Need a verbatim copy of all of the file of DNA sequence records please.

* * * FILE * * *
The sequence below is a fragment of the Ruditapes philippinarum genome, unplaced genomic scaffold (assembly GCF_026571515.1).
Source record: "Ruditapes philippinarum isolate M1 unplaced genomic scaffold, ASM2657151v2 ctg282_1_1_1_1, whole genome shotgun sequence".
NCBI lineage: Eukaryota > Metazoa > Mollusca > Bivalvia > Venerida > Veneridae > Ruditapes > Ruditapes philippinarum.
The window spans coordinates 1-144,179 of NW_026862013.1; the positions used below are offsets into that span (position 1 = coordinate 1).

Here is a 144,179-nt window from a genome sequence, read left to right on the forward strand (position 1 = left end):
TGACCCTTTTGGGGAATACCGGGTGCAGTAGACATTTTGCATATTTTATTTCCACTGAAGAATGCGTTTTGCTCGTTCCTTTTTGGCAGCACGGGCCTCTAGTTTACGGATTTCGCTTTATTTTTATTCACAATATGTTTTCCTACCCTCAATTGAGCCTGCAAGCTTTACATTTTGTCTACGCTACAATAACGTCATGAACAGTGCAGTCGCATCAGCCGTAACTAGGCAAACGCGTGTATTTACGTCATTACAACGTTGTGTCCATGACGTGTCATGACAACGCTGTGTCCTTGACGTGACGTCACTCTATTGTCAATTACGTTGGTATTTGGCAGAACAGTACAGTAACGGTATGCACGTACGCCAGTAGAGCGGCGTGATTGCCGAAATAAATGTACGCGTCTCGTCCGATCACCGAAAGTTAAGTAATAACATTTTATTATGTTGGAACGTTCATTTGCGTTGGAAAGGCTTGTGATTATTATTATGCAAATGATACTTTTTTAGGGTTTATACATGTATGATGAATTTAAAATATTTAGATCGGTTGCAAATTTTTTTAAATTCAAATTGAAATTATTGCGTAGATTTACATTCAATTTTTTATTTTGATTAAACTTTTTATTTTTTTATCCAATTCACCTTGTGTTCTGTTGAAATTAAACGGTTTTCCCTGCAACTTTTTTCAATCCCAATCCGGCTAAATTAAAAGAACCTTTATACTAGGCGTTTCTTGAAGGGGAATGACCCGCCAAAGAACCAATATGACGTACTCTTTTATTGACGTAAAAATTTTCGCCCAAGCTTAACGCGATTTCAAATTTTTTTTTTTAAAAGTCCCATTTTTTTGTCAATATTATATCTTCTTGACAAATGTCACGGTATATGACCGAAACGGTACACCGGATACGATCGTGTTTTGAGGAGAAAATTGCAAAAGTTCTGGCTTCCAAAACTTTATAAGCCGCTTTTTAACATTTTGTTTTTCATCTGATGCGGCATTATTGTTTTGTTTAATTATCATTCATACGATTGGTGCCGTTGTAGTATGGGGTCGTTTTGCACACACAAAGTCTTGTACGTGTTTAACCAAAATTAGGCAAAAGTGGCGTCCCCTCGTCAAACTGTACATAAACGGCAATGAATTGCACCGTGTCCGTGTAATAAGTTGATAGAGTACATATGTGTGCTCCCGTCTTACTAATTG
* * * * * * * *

The sequence below is a fragment of the Ruditapes philippinarum genome, unplaced genomic scaffold (assembly GCF_026571515.1).
Source record: "Ruditapes philippinarum isolate M1 unplaced genomic scaffold, ASM2657151v2 ctg282_1_1_1_1, whole genome shotgun sequence".
NCBI lineage: Eukaryota > Metazoa > Mollusca > Bivalvia > Venerida > Veneridae > Ruditapes > Ruditapes philippinarum.
The window spans coordinates 1-144,179 of NW_026862013.1; the positions used below are offsets into that span (position 1 = coordinate 1).

Here is a 144,179-nt window from a genome sequence, read left to right on the forward strand (position 1 = left end):
TGACCCTTTTGGGGAATACCGGGTGCAGTAGACATTTTGCATATTTTATTTCCACTGAAGAATGCGTTTTGCTCGTTCCTTTTTGGCAGCACGGGCCTCTAGTTTACGGATTTCGCTTTATTTTTATTCACAATATGTTTTCCTACCCTCAATTGAGCCTGCAAGCTTTACATTTTGTCTACGCTACAATAACGTCATGAACAGTGCAGTCGCATCAGCCGTAACTAGGCAAACGCGTGTATTTACGTCATTACAACGTTGTGTCCATGACGTGTCATGACAACGCTGTGTCCTTGACGTGACGTCACTCTATTGTCAATTACGTTGGTATTTGGCAGAACAGTACAGTAACGGTATGCACGTACGCCAGTAGAGCGGCGTGATTGCCGAAATAAATGTACGCGTCTCGTCCGATCACCGAAAGTTAAGTAATAACATTTTATTATGTTGGAACGTTCATTTGCGTTGGAAAGGCTTGTGATTATTATTATGCAAATGATACTTTTTTAGGGTTTATACATGTATGATGAATTTAAAATATTTAGATCGGTTGCAAATTTTTTTAAATTCAAATTGAAATTATTGCGTAGATTTACATTCAATTTTTTATTTTGATTAAACTTTTTATTTTTTTATCCAATTCACCTTGTGTTCTGTTGAAATTAAACGGTTTTCCCTGCAACTTTTTTCAATCCCAATCCGGCTAAATTAAAAGAACCTTTATACTAGGCGTTTCTTGAAGGGGAATGACCCGCCAAAGAACCAATATGACGTACTCTTTTATTGACGTAAAAATTTTCGCCCAAGCTTAACGCGATTTCAAATTTTTTTTTTTAAAAGTCCCATTTTTTTGTCAATATTATATCTTCTTGACAAATGTCACGGTATATGACCGAAACGGTACACCGGATACGATCGTGTTTTGAGGAGAAAATTGCAAAAGTTCTGGCTTCCAAAACTTTATAAGCCGCTTTTTAACATTTTGTTTTTCATCTGATGCGGCATTATTGTTTTGTTTAATTATCATTCATACGATTGGTGCCGTTGTAGTATGGGGTCGTTTTGCACACACAAAGTCTTGTACGTGTTTAACCAAAATTAGGCAAAAGTGGCGTCCCCTCGTCAAACTGTACATAAACGGCAATGAATTGCACCGTGTCCGTGTAATAAGTTGATAGAGTACATATGTGTGCTCCCGTCTTACTAATTG